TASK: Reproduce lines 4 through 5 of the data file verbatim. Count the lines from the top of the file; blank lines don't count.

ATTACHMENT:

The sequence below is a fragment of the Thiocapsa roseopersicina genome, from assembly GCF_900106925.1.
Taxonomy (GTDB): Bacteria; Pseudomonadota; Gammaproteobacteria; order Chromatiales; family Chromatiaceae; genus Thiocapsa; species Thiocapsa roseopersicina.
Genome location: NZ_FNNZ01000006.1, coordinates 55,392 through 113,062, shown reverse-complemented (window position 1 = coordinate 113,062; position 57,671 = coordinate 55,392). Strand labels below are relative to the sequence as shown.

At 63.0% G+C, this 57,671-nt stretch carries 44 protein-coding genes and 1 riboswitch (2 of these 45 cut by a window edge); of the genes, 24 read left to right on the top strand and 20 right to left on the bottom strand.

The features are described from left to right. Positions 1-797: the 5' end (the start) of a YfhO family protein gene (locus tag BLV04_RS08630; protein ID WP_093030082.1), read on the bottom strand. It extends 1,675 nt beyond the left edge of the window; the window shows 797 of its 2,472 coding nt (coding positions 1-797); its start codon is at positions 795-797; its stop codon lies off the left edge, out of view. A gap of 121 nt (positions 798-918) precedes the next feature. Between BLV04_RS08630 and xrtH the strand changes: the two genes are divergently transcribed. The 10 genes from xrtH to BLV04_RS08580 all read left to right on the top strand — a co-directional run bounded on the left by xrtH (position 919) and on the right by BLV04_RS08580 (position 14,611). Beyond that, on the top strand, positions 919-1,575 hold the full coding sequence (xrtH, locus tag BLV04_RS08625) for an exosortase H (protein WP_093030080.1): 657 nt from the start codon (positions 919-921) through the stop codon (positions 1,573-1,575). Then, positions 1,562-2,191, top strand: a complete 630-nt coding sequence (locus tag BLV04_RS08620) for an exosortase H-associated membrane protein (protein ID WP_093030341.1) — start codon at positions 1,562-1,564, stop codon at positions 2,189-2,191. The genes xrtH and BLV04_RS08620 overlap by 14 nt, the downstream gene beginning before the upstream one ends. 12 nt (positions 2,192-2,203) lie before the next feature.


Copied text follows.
At 63.0% G+C, this 57,671-nt stretch carries 44 protein-coding genes and 1 riboswitch (2 of these 45 cut by a window edge); of the genes, 24 read left to right on the top strand and 20 right to left on the bottom strand.

The features are described from left to right. Positions 1-797: the 5' end (the start) of a YfhO family protein gene (locus tag BLV04_RS08630; protein ID WP_093030082.1), read on the bottom strand. It extends 1,675 nt beyond the left edge of the window; the window shows 797 of its 2,472 coding nt (coding positions 1-797); its start codon is at positions 795-797; its stop codon lies off the left edge, out of view. A gap of 121 nt (positions 798-918) precedes the next feature. Between BLV04_RS08630 and xrtH the strand changes: the two genes are divergently transcribed. The 10 genes from xrtH to BLV04_RS08580 all read left to right on the top strand — a co-directional run bounded on the left by xrtH (position 919) and on the right by BLV04_RS08580 (position 14,611). Beyond that, on the top strand, positions 919-1,575 hold the full coding sequence (xrtH, locus tag BLV04_RS08625) for an exosortase H (protein WP_093030080.1): 657 nt from the start codon (positions 919-921) through the stop codon (positions 1,573-1,575). Then, positions 1,562-2,191, top strand: a complete 630-nt coding sequence (locus tag BLV04_RS08620) for an exosortase H-associated membrane protein (protein ID WP_093030341.1) — start codon at positions 1,562-1,564, stop codon at positions 2,189-2,191. The genes xrtH and BLV04_RS08620 overlap by 14 nt, the downstream gene beginning before the upstream one ends. 12 nt (positions 2,192-2,203) lie before the next feature.